My husband starting working on completing his Associates degree 2 years into our marriage. We both worked full time, and had one child at home, in high school (his son). For the most part I took over grocery shopping, cooking, laundry, cleaning and yard work. We agreed that I could not handle everything alone, so our son did his own laundry, cleaning his room and bathroom and mowing the lawn when he was with us. We agreed after that to hire a lawn service, freeing up time for us to just weed and work in the landscaping as we both enjoy that. It helped us as a couple, to acknowledge that his going go school was not easy on either of us, and I had to ask forgiveness many times for being selfish, sorry for my self or whining about being lonely. It made me realize that I would not want to be the one working, coming home and going right to his homework assignments. The student loans now will become due. Make sure you have a plan for budgeting and paying off the loans. Communication and praying is key to getting thru this season!

  • KL says:

    I had to research if what was on my heart to go back to school for was a godly career change/choice. The devil pushes us into things too that helps ruin a person/family, discern, yes. I didn’t want to fall victim. Knowing it was godly I then prayed for God’s time and to be obedient whether starting soon or waiting with great reason. He provides. I graduate in 2 weeks from college, praise God!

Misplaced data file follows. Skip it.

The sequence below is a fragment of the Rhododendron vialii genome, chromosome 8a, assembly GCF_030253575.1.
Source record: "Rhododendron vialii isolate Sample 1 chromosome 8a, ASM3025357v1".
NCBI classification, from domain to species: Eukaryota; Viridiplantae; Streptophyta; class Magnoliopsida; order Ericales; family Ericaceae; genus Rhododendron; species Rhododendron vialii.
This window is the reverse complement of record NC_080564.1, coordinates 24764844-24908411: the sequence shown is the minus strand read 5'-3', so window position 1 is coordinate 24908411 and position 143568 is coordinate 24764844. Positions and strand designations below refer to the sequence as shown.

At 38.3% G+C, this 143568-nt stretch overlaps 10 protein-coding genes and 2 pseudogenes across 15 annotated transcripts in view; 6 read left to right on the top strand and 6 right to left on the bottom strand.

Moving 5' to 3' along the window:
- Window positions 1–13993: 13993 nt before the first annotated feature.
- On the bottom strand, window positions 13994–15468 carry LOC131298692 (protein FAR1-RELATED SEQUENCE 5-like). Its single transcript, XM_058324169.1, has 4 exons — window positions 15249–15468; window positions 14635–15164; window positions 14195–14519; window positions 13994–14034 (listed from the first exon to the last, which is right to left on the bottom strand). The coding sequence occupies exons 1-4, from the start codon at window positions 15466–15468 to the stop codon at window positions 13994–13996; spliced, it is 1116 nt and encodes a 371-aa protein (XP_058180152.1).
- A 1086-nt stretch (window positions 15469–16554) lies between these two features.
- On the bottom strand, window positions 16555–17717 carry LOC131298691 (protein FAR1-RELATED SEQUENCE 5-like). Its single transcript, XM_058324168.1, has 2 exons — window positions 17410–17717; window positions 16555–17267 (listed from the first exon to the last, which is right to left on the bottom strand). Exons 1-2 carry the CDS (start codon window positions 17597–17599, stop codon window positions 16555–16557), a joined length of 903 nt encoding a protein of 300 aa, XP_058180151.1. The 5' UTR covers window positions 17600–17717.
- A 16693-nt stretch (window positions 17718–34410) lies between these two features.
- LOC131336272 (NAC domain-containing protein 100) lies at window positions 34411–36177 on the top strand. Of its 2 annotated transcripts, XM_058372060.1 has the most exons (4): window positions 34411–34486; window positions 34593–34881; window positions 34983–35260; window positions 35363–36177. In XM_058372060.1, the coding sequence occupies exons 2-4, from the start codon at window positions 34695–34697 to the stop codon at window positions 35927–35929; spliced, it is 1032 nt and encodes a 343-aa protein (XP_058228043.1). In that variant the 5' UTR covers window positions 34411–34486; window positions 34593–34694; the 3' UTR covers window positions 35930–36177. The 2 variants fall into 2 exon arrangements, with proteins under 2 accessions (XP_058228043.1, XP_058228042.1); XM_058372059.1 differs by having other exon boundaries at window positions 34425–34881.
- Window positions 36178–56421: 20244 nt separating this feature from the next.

• Lianne says:

      What degree did you pursue!? I myself am in a similar boat.

      • KL says:

        Hi Lianne, I went for Behavioral Health to use towards biblical counseling (more side classes there – required) to use at rescue home ministry of trafficked individuals. I’m excited for your future, prayed for you!!

  • Lexi says:

    My husband has always been very supportive of me being in school. Since him and I started dating I’ve been in school (at that time I was working on my bachelors degree and graduated about 6 months later). After graduation, I jumped straight into my MBA. It was going good and steady for awhile, but on our honeymoon in October 2017 he got very sick and has since been diagnosed with crohn’s disease. He has been in so much pain and tried many different treatments but none are working for him. On top of that stress, we are building a house and have been living with (difficult, to say the least) family members with little space of our own. I’m just over half way done with my MBA, but with all the extra stress that has been added to our plate school was not a priority anymore. As of this last Monday I decided it is best to put my degree on hold.

    I am looking forward to the day I am able to go back once our life kinks have been sorted out.